The influence of advance information about target location and visual feedback on movement planning and execution.
ABSTRACT This study was designed to determine if movement planning strategies incorporating the use of visual feedback during manual aiming are specific to individual movements. Advance information about target location and visual context was manipulated using precues. Participants exhibited a shorter reaction time and a longer movement time when they were certain of the target location and that vision would be available. The longer movement time was associated with greater time after peak velocity. Under conditions of uncertainty, participants prepared for the worst-case scenario. That is, they spent more time organizing their movements and produced trajectories that would be expected from greater open-loop control. Our results are consistent with hierarchical movement planning in which knowledge of the movement goal is an essential ingredient of visual feedback utilization.
- SourceAvailable from: link.springer.com[Show abstract] [Hide abstract]
ABSTRACT: Visual regulation of upper limb movements occurs throughout the trajectory and is not confined to discrete control in the target area. Early control is based on the dynamic relationship between the limb, the target, and the environment. Despite robust outcome differences between protocols involving visual manipulations, it remains difficult to identify the kinematic events that characterize these differences. In this study, participants performed manual aiming movements with and without vision. We compared several traditional approaches to movement analysis with two new methods of quantifying online limb regulation. As expected, participants undershot the target and their movement endpoints were more variable when vision was not available. Although traditional measures such as reaction time, time after peak velocity, and the presence of discontinuities in acceleration were sensitive to the visual manipulation, measures quantifying the trial-to-trial spatial variability throughout the trajectory were the most effective in isolating the time course of online regulation.Behavior Research Methods 11/2010; 42(4):1087-95. · 2.12 Impact Factor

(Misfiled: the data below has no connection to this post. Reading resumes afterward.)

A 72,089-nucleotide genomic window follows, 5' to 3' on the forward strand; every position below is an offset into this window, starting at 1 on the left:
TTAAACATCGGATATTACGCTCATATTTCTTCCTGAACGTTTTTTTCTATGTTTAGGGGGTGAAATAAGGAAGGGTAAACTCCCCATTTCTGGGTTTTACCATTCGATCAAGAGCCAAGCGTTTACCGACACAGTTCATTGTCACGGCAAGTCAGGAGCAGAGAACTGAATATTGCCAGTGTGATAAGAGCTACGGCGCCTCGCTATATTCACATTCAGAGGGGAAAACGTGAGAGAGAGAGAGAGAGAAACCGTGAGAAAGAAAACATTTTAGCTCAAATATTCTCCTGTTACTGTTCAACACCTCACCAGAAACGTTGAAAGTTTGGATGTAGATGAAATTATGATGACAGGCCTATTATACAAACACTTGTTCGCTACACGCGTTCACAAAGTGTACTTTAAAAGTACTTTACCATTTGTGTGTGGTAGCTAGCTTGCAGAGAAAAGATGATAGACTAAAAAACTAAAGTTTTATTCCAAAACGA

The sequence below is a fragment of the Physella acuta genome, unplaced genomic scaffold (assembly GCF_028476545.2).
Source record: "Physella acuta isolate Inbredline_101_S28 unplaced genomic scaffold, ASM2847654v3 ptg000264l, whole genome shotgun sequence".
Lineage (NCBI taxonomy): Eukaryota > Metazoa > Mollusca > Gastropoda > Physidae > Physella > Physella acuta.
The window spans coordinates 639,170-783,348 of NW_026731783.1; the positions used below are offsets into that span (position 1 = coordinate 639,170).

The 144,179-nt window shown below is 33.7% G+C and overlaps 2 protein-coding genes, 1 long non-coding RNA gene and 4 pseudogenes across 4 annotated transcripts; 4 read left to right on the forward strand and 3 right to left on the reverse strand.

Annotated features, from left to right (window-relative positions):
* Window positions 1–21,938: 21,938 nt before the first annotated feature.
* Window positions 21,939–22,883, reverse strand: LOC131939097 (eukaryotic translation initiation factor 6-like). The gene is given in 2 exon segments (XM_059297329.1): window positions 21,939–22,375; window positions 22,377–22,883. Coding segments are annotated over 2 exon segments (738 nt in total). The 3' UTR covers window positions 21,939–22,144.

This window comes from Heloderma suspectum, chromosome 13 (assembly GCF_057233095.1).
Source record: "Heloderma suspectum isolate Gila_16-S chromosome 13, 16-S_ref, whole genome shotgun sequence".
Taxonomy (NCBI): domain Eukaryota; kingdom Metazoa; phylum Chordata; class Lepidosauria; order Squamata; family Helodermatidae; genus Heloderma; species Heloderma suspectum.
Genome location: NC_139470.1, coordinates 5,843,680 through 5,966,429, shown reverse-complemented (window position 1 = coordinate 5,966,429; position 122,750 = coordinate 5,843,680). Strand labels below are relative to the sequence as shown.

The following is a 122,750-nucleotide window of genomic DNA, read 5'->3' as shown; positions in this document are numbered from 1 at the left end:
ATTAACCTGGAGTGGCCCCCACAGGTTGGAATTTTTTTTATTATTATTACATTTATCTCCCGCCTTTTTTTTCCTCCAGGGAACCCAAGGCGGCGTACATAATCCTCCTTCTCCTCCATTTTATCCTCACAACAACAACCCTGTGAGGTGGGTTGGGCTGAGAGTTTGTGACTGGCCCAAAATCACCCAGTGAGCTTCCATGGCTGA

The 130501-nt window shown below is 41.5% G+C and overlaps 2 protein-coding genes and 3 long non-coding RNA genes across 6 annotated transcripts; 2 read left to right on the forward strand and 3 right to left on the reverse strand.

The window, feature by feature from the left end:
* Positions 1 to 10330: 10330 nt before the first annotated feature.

- [Show abstract] [Hide abstract]
ABSTRACT: Cervical spinal lesions at C6 result in paralysis of the triceps brachii while leaving deltoid and elbow flexor function intact. We examined the spatial-temporal characteristics of goal-directed aiming movements performed by C6 tetraplegics who had undergone musculotendinous transfer surgery in which the posterior deltoid replaces the triceps as the elbow extensor. On some trials, liquid crystal goggles were used to eliminate vision of the limb and target upon movement initiation. Although tetraplegic participants achieved the same degree of movement accuracy/consistency as control participants, their movement times were longer regardless of whether the movements were made away from (elbow extension) or towards the body (elbow flexion). Longer movement times were related to lower peak velocities, and not the symmetry of the aiming profiles. The tetraplegic participants were no more dependent on visual feedback for limb regulation than control participants. Although the characteristics of the movement trajectories were surprisingly similar, in both vision conditions, tetraplegics required more real and proportional time to reduce spatial variability in the limb's trajectory for elbow extensions. Our results indicate that the sensorimotor system is adaptable and that the representations governing limb control are not muscle specific.Experimental Brain Research 09/2010; 206(1):81-91. · 2.22 Impact Factor
- [Show abstract] [Hide abstract]
ABSTRACT: The online visual control of movement involves contributions from 2 processes: a process early in the trajectory concerned with comparisons between actual and expected sensory consequences and another process late in the trajectory that reduces the discrepancy between the position of the hand and the target. This experiment was designed to determine how early and late visual controls are impacted by the illusory characteristics of the target in a rapid reaching task. Participants performed 500 ms movements to the vertices of Müller-Lyer figures with the availability of full vision on the majority of trials. However, on a fraction of the trials, movements to the targets were performed with either early vision (first 200 ms of movement), late vision (last 200 ms of movement) or no vision. Although participants undershoot the targets under all target and visual conditions, the impact of the target configuration was greatest when vision was available during only the final portion of the movement trajectory and least when only early vision was available for limb regulation. Aiming bias under full-vision and no-vision conditions was intermediate. These findings indicate that visual context has a greater impact on late discrete limb regulation than on early dynamic control of the limb trajectory.Experimental Brain Research 06/2013; · 2.22 Impact Factor